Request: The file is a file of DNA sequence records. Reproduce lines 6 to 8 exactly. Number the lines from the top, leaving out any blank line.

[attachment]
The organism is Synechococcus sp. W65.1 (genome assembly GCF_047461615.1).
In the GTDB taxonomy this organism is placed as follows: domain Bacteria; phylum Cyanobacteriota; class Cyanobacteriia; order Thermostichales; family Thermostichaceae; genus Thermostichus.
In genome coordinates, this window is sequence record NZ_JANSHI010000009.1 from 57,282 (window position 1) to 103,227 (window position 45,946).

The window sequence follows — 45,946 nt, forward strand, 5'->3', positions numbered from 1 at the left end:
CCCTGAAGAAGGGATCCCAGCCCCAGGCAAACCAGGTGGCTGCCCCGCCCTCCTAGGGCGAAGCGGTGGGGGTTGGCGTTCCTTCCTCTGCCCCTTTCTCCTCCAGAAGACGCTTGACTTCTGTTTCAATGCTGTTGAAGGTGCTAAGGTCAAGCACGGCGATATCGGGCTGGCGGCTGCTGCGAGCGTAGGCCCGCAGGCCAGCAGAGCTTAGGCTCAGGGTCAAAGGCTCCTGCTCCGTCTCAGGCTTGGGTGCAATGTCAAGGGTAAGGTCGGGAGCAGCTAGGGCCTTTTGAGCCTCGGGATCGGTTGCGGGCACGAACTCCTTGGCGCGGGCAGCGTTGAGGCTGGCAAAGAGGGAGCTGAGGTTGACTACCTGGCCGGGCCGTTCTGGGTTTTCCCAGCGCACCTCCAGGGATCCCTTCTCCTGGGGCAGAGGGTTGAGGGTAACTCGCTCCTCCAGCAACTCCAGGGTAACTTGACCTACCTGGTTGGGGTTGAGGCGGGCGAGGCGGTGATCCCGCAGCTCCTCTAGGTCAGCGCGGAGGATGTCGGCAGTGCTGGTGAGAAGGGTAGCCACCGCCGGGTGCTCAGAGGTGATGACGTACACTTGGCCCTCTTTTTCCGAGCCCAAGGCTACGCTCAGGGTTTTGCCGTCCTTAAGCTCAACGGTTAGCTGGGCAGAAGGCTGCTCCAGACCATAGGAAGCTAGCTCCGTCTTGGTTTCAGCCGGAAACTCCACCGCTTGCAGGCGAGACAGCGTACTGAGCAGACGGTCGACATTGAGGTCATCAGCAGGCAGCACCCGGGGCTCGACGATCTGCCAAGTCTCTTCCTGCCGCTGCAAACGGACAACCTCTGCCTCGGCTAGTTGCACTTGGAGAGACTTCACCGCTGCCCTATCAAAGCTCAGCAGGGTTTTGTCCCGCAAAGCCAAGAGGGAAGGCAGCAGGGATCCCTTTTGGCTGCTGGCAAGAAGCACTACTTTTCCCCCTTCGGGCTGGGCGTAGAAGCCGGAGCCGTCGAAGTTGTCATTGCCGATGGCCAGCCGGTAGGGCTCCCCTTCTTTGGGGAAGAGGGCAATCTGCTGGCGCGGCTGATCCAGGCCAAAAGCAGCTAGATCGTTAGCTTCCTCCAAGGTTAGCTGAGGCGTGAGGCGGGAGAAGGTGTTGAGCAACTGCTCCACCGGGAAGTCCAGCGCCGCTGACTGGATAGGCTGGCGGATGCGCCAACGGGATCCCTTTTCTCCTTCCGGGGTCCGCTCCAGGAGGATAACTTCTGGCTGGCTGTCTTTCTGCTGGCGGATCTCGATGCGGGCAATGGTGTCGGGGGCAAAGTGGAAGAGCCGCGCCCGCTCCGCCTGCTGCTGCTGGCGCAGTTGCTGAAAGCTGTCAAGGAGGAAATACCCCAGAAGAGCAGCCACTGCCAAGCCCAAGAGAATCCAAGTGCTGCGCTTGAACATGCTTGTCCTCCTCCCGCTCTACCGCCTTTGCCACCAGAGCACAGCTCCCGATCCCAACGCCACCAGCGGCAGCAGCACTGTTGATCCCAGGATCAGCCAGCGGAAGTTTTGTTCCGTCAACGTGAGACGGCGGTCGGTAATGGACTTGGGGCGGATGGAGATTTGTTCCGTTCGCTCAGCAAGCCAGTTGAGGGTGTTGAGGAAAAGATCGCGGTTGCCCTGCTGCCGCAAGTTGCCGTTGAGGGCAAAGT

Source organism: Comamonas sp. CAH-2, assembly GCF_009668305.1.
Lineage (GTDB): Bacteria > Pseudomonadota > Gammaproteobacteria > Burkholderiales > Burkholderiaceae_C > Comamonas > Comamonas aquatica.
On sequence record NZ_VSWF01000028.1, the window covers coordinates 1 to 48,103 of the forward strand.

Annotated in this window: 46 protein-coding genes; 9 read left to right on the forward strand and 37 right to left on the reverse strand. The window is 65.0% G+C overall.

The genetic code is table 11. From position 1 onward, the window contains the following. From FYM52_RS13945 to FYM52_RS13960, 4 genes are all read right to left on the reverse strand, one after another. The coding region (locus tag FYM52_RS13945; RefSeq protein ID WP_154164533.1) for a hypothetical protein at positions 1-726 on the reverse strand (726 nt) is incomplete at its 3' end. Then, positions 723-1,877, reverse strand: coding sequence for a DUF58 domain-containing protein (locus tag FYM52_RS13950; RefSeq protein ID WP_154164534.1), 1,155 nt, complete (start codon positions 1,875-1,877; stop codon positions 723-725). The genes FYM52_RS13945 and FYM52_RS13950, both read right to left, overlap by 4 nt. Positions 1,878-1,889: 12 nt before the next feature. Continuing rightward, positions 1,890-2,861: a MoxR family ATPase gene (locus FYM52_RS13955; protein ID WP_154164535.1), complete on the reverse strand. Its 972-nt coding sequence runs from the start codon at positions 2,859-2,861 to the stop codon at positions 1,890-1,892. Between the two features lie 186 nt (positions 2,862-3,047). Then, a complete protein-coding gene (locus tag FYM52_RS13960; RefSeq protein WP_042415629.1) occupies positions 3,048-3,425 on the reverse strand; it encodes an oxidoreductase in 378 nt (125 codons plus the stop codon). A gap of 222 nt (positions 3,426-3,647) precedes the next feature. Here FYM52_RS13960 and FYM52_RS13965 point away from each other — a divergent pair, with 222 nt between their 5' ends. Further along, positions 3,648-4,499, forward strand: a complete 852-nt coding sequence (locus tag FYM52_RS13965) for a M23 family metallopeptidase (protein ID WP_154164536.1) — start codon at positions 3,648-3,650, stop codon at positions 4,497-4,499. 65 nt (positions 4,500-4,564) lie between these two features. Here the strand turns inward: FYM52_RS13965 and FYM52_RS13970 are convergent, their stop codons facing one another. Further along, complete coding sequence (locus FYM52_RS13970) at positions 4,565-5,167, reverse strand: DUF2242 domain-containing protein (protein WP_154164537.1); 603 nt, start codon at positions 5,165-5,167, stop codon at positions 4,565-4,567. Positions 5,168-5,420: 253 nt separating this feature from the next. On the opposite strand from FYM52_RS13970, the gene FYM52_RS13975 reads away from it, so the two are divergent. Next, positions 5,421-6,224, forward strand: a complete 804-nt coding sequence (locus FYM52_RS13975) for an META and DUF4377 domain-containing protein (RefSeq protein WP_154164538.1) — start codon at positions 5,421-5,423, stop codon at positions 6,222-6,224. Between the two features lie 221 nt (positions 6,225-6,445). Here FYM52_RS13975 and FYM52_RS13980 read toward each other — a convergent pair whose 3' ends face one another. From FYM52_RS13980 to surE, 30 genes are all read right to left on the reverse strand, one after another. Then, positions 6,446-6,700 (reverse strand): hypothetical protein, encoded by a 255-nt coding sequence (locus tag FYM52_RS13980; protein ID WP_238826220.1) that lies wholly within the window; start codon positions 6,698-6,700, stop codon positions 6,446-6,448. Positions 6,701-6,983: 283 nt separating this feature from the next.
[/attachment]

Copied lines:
Source organism: Comamonas sp. CAH-2, assembly GCF_009668305.1.
Lineage (GTDB): Bacteria > Pseudomonadota > Gammaproteobacteria > Burkholderiales > Burkholderiaceae_C > Comamonas > Comamonas aquatica.
On sequence record NZ_VSWF01000028.1, the window covers coordinates 1 to 48,103 of the forward strand.